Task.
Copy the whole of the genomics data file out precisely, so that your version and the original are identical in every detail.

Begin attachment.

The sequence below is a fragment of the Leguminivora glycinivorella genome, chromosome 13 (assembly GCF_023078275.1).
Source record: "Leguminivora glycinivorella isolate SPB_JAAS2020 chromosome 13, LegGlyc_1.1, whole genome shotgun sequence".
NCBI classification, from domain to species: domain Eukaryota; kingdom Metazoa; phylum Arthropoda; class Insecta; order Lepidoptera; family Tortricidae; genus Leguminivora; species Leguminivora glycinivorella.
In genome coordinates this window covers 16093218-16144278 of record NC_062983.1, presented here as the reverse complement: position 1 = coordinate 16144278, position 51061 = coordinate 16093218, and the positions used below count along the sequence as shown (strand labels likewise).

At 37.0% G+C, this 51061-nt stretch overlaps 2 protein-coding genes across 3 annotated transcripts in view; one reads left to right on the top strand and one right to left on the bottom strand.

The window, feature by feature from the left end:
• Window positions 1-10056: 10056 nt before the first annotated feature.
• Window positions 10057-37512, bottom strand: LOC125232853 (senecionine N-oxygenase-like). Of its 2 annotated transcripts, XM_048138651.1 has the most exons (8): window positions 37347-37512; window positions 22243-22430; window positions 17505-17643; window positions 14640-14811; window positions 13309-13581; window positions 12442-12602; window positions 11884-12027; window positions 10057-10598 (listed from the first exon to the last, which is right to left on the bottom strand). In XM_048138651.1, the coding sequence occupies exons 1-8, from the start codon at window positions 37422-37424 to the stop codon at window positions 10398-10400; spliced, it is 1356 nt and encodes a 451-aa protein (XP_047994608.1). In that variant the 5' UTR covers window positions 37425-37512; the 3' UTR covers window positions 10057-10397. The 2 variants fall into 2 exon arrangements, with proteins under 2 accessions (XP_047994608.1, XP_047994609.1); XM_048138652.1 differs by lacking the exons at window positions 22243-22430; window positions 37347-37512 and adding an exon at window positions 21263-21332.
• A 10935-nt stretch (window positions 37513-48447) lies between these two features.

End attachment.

The sequence below is a fragment of the Leguminivora glycinivorella genome, chromosome 13 (assembly GCF_023078275.1).
Source record: "Leguminivora glycinivorella isolate SPB_JAAS2020 chromosome 13, LegGlyc_1.1, whole genome shotgun sequence".
NCBI classification, from domain to species: domain Eukaryota; kingdom Metazoa; phylum Arthropoda; class Insecta; order Lepidoptera; family Tortricidae; genus Leguminivora; species Leguminivora glycinivorella.
In genome coordinates this window covers 16093218-16144278 of record NC_062983.1, presented here as the reverse complement: position 1 = coordinate 16144278, position 51061 = coordinate 16093218, and the positions used below count along the sequence as shown (strand labels likewise).

At 37.0% G+C, this 51061-nt stretch overlaps 2 protein-coding genes across 3 annotated transcripts in view; one reads left to right on the top strand and one right to left on the bottom strand.

The window, feature by feature from the left end:
• Window positions 1-10056: 10056 nt before the first annotated feature.
• Window positions 10057-37512, bottom strand: LOC125232853 (senecionine N-oxygenase-like). Of its 2 annotated transcripts, XM_048138651.1 has the most exons (8): window positions 37347-37512; window positions 22243-22430; window positions 17505-17643; window positions 14640-14811; window positions 13309-13581; window positions 12442-12602; window positions 11884-12027; window positions 10057-10598 (listed from the first exon to the last, which is right to left on the bottom strand). In XM_048138651.1, the coding sequence occupies exons 1-8, from the start codon at window positions 37422-37424 to the stop codon at window positions 10398-10400; spliced, it is 1356 nt and encodes a 451-aa protein (XP_047994608.1). In that variant the 5' UTR covers window positions 37425-37512; the 3' UTR covers window positions 10057-10397. The 2 variants fall into 2 exon arrangements, with proteins under 2 accessions (XP_047994608.1, XP_047994609.1); XM_048138652.1 differs by lacking the exons at window positions 22243-22430; window positions 37347-37512 and adding an exon at window positions 21263-21332.
• A 10935-nt stretch (window positions 37513-48447) lies between these two features.